It’s also a tight-knit asset class. Many market veterans learned the trade at leveraged-finance shops like Credit Suisse or Deutsche Bank. And it’s a relationship-heavy business between investors and managers that not only sell their own CLOs but regularly invest in competitors’ vehicles.
“Because CLOs are actively managed, investors meet with CLO managers to do their diligence. Unlike other securitizations, you’re in an investor relationship for years,” said Laila Kollmorgen, a CLO portfolio manager at the asset manager PineBridge Investments.
That investor base is growing as CLOs near $1 trillion. An influx of entrants has also compressed fees. Managers and bank arrangers clamor for investors willing to absorb the riskier portions of a CLO and will often lower their take to satisfy equity buyers that seldom want their returns diminished.
“Equity investors are savvy. They’re driving the compression,” one lawyer familiar with the deals said. “Their returns are greater if banks’, lawyers’, and asset managers’ fees are lower.”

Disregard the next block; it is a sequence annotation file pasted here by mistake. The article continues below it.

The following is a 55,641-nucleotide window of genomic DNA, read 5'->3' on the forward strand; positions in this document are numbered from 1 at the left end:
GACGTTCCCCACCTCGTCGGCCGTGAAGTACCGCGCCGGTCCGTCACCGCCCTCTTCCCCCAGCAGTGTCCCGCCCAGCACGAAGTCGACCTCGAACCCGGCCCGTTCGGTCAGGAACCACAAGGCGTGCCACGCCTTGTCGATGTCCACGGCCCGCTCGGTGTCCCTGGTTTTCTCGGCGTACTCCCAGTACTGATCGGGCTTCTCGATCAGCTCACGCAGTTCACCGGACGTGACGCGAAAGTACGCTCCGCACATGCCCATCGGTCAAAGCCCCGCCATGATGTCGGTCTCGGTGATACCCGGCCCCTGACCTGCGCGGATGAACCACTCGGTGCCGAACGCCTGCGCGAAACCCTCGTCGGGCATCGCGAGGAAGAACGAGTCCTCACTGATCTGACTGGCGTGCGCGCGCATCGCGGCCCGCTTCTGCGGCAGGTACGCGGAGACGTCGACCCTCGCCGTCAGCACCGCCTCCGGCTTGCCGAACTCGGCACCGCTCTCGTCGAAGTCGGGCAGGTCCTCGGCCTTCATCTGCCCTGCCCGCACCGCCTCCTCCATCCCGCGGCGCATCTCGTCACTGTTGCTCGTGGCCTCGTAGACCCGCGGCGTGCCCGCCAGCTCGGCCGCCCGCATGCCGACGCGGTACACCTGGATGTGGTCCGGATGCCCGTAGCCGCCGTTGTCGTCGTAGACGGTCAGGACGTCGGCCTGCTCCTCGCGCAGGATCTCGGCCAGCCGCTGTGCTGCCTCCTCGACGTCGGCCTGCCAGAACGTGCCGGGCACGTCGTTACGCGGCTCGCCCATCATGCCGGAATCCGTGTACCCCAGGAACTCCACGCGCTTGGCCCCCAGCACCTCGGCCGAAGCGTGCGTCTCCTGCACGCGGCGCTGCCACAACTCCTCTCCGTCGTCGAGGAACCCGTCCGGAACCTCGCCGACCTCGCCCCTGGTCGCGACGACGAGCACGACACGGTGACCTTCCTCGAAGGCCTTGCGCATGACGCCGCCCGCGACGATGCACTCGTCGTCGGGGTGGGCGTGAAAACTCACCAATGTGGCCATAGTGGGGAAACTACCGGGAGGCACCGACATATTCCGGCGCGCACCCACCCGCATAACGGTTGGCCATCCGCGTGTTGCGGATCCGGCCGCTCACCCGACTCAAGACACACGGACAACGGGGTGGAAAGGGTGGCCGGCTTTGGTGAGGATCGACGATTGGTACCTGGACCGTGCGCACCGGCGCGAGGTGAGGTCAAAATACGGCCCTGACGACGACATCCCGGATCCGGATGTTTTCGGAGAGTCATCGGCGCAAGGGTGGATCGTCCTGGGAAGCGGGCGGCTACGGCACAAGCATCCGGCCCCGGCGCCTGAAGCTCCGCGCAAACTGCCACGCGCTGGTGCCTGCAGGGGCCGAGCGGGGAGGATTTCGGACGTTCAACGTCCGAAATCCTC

Typically, managers and arrangers will rake in 0.25% to 0.4% in fees, a dip from roughly 0.5% in previous cycles, market sources said.
Fees for existing CLOs are no better. Underwriters trying to break into the upper echelons of league tables will sacrifice fees to win business for CLOs that need to be reset or refinanced.
On the supply side for the raw materials in a CLO, there’s more to choose from.
CLOs are the biggest buyer of new leveraged loans, absorbing about two-thirds of supply. More than $430 billion in sponsor-backed leveraged loans were launched in the first half of 2021, almost twice the amount a year earlier, according to Refinitiv.
And big-ticket buyouts like the $34 billion acquisition of the medical supplier Medline by Blackstone, the Carlyle Group, and Hellman & Friedman will buoy 2021 volumes.
Private-equity sponsors, after all, are sitting on more than $1 trillion in dry powder. They’re signing megadeals to spend that and looking to the leveraged-loan market and its largest buyer to fund these acquisitions.